With the inclusive government birthday tomorrow, Tsvangirai had some good news to share — the names of the heads of human rights and electoral commissions.

But analysts feel that the piecemeal appointments were supposed to be made earlier. Analysts say, Zanu-PF wants to be seen to be making some concessions while dithering on key reforms such as security.

Under the surface, both parties feel that talks are going nowhere, judging by announcements from Biti and Masawi.

Publicly, Mugabe and Tsvangirai do not want to be the bearers of bad news and would continue pestering each other on the negotiating table to appease South African President Jacob Zuma, who is pressing for a resolution to all outstanding issues. This could further prolong talks until South Africa hosts the Fifa World Cup beginning June this year.

Already, they are arguments that an election could solve the stalemate but analysts say neither the environment nor the reforms instituted so far are ideal for a free and fair election.

And others such as Mutambara would not be happy at such a move. Mutambara is the weakest in the group and does not stand a chance against Tsvangirai, who still has a huge following while Mugabe is possibly the second favourate of the trio. Further, the election would mark the end of the MDC-M as a political party.

But a second anniversary might be a good judge of the parties’ commitment to a power-sharing agreement inked on September 15 2008 after an inconclusive presidential poll  prompted a runoff.

MDC-T withdrew from the race citing escalating violence on its supporters.

But the three political principal protagonists only formed a government five months later. With reports that Mugabe’s chief secretary Misheck Sibanda ordered all ministers not to report to Tsvangirai, further exerting pressure on the coalition government going forward, it seems Zanu PF has quietly disengaged from the government of national unity.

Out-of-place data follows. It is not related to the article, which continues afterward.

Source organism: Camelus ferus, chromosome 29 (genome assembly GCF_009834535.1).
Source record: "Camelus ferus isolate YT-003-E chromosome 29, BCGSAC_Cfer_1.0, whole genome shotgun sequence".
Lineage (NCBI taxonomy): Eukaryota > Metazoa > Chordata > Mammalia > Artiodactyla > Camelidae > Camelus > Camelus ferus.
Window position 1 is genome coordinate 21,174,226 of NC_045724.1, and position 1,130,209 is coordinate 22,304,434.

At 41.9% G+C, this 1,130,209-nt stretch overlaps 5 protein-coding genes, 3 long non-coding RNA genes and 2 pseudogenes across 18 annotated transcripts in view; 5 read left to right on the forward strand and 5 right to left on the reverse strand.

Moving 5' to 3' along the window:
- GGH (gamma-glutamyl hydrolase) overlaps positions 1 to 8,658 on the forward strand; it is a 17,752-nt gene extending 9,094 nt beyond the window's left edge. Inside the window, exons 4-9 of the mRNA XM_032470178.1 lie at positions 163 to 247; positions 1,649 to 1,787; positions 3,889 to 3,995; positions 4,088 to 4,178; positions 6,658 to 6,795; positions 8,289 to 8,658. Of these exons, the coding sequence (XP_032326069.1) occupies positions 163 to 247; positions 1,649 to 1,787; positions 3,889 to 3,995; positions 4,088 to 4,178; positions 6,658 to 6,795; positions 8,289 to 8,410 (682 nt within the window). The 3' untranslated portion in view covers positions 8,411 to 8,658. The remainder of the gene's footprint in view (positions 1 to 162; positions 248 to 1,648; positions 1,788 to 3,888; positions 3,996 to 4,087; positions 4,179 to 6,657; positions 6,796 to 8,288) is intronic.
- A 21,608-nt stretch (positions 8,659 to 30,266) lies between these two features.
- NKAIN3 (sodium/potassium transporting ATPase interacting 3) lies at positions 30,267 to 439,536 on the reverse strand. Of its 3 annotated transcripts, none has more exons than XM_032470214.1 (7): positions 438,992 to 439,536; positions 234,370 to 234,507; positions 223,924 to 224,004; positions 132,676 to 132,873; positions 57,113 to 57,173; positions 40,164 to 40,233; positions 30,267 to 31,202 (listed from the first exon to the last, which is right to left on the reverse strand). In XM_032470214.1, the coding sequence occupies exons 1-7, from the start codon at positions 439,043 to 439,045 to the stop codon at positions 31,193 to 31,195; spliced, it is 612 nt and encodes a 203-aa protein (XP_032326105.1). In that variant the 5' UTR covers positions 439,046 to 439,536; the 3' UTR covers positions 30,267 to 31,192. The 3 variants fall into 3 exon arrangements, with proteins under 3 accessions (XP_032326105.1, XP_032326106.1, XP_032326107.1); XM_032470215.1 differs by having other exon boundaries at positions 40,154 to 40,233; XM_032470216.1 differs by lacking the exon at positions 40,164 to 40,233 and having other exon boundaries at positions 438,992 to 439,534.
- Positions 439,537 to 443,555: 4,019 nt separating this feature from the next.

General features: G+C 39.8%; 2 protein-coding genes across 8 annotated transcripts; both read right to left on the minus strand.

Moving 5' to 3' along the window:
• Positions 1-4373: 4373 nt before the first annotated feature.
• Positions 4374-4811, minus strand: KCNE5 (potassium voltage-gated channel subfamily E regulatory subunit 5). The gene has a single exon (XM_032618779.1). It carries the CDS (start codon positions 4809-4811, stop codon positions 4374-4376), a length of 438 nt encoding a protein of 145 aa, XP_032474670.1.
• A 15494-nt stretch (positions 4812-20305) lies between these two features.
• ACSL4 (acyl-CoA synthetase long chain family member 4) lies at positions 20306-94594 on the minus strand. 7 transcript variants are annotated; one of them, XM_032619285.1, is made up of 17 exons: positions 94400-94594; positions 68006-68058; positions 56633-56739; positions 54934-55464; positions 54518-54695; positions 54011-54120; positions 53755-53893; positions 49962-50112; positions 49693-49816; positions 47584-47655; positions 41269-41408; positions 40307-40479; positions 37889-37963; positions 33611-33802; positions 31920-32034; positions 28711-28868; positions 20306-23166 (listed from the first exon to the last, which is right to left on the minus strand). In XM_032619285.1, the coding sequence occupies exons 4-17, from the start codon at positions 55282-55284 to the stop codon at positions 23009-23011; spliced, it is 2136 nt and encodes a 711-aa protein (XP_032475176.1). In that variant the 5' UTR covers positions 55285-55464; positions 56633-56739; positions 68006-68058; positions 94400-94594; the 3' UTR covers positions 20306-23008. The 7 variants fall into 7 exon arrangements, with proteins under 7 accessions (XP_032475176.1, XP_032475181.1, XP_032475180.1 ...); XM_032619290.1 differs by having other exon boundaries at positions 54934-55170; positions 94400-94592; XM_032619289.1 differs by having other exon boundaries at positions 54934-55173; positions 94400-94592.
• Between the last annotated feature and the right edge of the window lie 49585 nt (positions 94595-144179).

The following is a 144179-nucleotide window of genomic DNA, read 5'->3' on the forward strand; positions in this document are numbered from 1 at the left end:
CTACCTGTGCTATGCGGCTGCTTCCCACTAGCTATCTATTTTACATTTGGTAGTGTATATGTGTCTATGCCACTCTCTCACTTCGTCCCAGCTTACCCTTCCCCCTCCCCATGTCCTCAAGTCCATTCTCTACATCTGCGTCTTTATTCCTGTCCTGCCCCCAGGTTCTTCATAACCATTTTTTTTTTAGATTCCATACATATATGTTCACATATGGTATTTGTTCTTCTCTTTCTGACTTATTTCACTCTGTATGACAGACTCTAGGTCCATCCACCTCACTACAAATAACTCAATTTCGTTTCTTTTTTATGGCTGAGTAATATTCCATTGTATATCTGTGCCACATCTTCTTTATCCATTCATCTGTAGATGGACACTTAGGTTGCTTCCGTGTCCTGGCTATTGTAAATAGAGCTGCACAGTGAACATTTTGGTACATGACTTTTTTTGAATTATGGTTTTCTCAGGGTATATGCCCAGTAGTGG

On the economic front, the troubled government will not attract investment owing to lack of respect for property rights.

Investors are still in a wait-and-see mood. Chamber of Mines and Business Council of Zimbabwe president Victor Gapare believes Zimbabwe needs investment to increase gross domestic product (GDP).

He said: “Overall, the impression gained was that the economy now requires significant investment across the board for the phase to increase GDP. It is going to be difficult to grow the economy without major capital injections.

“Capital will flow into the country once a stable political and economic environment is put in place.”

Gapare had advice for the political parties too — put the nation first before party slogans and dogmas.

“To reduce perceived risk of Zimbabwe as an investment destination, the political parties are urged to put the interests of the nation ahead of their own interests and conclude the matters related to the full implementation of the GPA so that they can start talking with one voice,” Gapare said.
University of Zimbabwe political science lecturer, Eldred Masunungure, says Zimbabwe’s political protagonists were too ambitious in agreeing to the GPA.

He said: “The trajectory to the anniversary was positive and would be consummated by the second year. But the second anniversary would be more difficult because there will be more stalling. This year, I foresee movement forward and backwards but basically it will be in circles.”

He added that the tragedy of 2010 and 2011 for unity government is that it will be a time for campaigning.


Chris Muronzi